VICTORIA REMEMBERED IN AMERICAN MID-WEST

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One of the small towns that borders on Lansing is celebrating Victorian Days this weekend.  It’s been hot and sunny so all those Victorian clothes must have been rather oppressive for those participating, but it seems like everybody had a lot of fun donning Victorian garb, riding in horse-drawn carriages, reenacting Civil War battles and sitting down for tea.

As somebody brought up in England, I find it interesting that Grand Ledge, a fairly small community in America’s mid-West has been celebrating Victorian days for seventeen consecutive years “to honor the customs stemming from late 19th century America and England” (“Annual Grand Ledge festival honors Victorian customs,” by Scott Davis, Lansing State Journal, May 5th).

But it’s understandable when you know some history.

Victoria gave her name to an age.  She was (and remains, though maybe not for much longer) the longest reigning monarch in British history, presiding over the British Empire for 64 years.  (Queen Elizabeth II is already older than Victoria was when she died and has been queen for over 61 years.)

Victoria was the Queen-Empress, not only Queen of the United Kingdom, but also all of the colonies and dominions of the British Empire, roughly a quarter of the world’s land surface.  The title of Empress of India was conferred on her in 1877, hence the term Queen-Empress.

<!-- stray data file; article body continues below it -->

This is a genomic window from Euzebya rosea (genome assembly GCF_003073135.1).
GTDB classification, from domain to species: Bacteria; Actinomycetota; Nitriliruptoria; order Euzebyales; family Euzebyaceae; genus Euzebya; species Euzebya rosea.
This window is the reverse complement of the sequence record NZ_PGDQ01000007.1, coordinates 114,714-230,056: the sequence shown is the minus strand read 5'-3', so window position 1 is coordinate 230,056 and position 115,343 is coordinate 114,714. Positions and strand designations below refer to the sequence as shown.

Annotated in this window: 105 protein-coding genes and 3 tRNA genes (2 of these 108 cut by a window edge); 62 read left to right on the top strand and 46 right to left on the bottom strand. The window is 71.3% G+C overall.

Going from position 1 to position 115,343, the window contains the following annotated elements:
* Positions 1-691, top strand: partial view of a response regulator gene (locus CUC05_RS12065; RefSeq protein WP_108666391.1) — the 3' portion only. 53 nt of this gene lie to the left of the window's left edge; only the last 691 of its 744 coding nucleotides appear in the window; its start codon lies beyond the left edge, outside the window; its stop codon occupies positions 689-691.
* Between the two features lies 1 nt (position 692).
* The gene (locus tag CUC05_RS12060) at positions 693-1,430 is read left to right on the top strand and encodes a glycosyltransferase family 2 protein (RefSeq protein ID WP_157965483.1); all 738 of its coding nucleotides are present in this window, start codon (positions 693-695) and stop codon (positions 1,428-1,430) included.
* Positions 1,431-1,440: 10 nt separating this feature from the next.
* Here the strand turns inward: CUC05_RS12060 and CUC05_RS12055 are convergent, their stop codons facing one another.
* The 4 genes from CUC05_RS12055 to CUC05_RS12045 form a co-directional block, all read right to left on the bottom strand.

She is a reminder of the fact that Britain was the world’s only superpower during the nineteenth century.  The British Empire remained the world’s biggest military power right up until World War II, which is still in the memory of many people alive today.

After World War II, power passed from London to Washington; since then the United States has been the preeminent power.

It’s good to be reminded of this because there’s a sobering lesson here for Americans – could the United States one day be replaced at the top by another country, just as England was?

Even before Victoria died, there were signs that British supremacy was coming to an end.  The country still maintained the greatest navy in the world right up until World War II, but it was starting to lag behind the US and Germany in industrial production and economic growth.

The US today is lagging behind China in production and is behind even more countries in terms of economic growth.  At some point in the next few years, China is projected to overtake the United States as the #1 economic power.  What will that mean for American leadership?

There is no guarantee the US will remain #1.  There is also no guarantee that democracy will triumph over dictatorship, which is what China is.  It’s also what Hitler’s Germany and Imperial Japan were 70 years ago – at a time when the outcome of the war was very much in question.

One final question to ponder as we remember the Victorian Age:  what will they call our age?   Will the age we’ve lived in be known as the American Age?  Or will it be the Second Elizabethan Age, named after a descendant of Victoria who, as Head of State of 16 countries and Head of the 54 nation Commonwealth, still plays a role in a quarter of the world’s countries?

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